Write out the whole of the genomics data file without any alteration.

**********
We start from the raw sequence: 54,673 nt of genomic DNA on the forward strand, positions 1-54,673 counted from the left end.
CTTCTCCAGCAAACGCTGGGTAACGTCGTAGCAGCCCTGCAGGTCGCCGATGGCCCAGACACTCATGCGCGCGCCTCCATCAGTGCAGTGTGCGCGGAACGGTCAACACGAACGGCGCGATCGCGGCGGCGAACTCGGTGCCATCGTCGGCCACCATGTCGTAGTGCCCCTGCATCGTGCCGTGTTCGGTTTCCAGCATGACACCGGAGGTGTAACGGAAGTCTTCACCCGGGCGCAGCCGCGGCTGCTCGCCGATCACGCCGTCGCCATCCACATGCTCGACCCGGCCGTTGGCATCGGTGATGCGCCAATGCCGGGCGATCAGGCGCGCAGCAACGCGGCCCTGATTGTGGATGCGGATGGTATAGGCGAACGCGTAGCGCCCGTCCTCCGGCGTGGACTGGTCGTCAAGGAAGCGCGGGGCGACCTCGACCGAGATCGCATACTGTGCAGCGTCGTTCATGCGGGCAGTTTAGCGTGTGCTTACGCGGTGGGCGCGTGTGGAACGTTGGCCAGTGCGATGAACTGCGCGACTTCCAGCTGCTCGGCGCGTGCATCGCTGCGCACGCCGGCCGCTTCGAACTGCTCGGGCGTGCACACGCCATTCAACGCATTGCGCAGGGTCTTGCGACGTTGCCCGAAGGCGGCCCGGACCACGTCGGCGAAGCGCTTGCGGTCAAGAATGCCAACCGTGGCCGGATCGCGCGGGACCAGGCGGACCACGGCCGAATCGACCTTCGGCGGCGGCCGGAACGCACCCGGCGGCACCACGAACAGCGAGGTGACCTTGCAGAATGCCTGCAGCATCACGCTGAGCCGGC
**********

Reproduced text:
We start from the raw sequence: 54,673 nt of genomic DNA on the forward strand, positions 1-54,673 counted from the left end.
CTTCTCCAGCAAACGCTGGGTAACGTCGTAGCAGCCCTGCAGGTCGCCGATGGCCCAGACACTCATGCGCGCGCCTCCATCAGTGCAGTGTGCGCGGAACGGTCAACACGAACGGCGCGATCGCGGCGGCGAACTCGGTGCCATCGTCGGCCACCATGTCGTAGTGCCCCTGCATCGTGCCGTGTTCGGTTTCCAGCATGACACCGGAGGTGTAACGGAAGTCTTCACCCGGGCGCAGCCGCGGCTGCTCGCCGATCACGCCGTCGCCATCCACATGCTCGACCCGGCCGTTGGCATCGGTGATGCGCCAATGCCGGGCGATCAGGCGCGCAGCAACGCGGCCCTGATTGTGGATGCGGATGGTATAGGCGAACGCGTAGCGCCCGTCCTCCGGCGTGGACTGGTCGTCAAGGAAGCGCGGGGCGACCTCGACCGAGATCGCATACTGTGCAGCGTCGTTCATGCGGGCAGTTTAGCGTGTGCTTACGCGGTGGGCGCGTGTGGAACGTTGGCCAGTGCGATGAACTGCGCGACTTCCAGCTGCTCGGCGCGTGCATCGCTGCGCACGCCGGCCGCTTCGAACTGCTCGGGCGTGCACACGCCATTCAACGCATTGCGCAGGGTCTTGCGACGTTGCCCGAAGGCGGCCCGGACCACGTCGGCGAAGCGCTTGCGGTCAAGAATGCCAACCGTGGCCGGATCGCGCGGGACCAGGCGGACCACGGCCGAATCGACCTTCGGCGGCGGCCGGAACGCACCCGGCGGCACCACGAACAGCGAGGTGACCTTGCAGAATGCCTGCAGCATCACGCTGAGCCGGC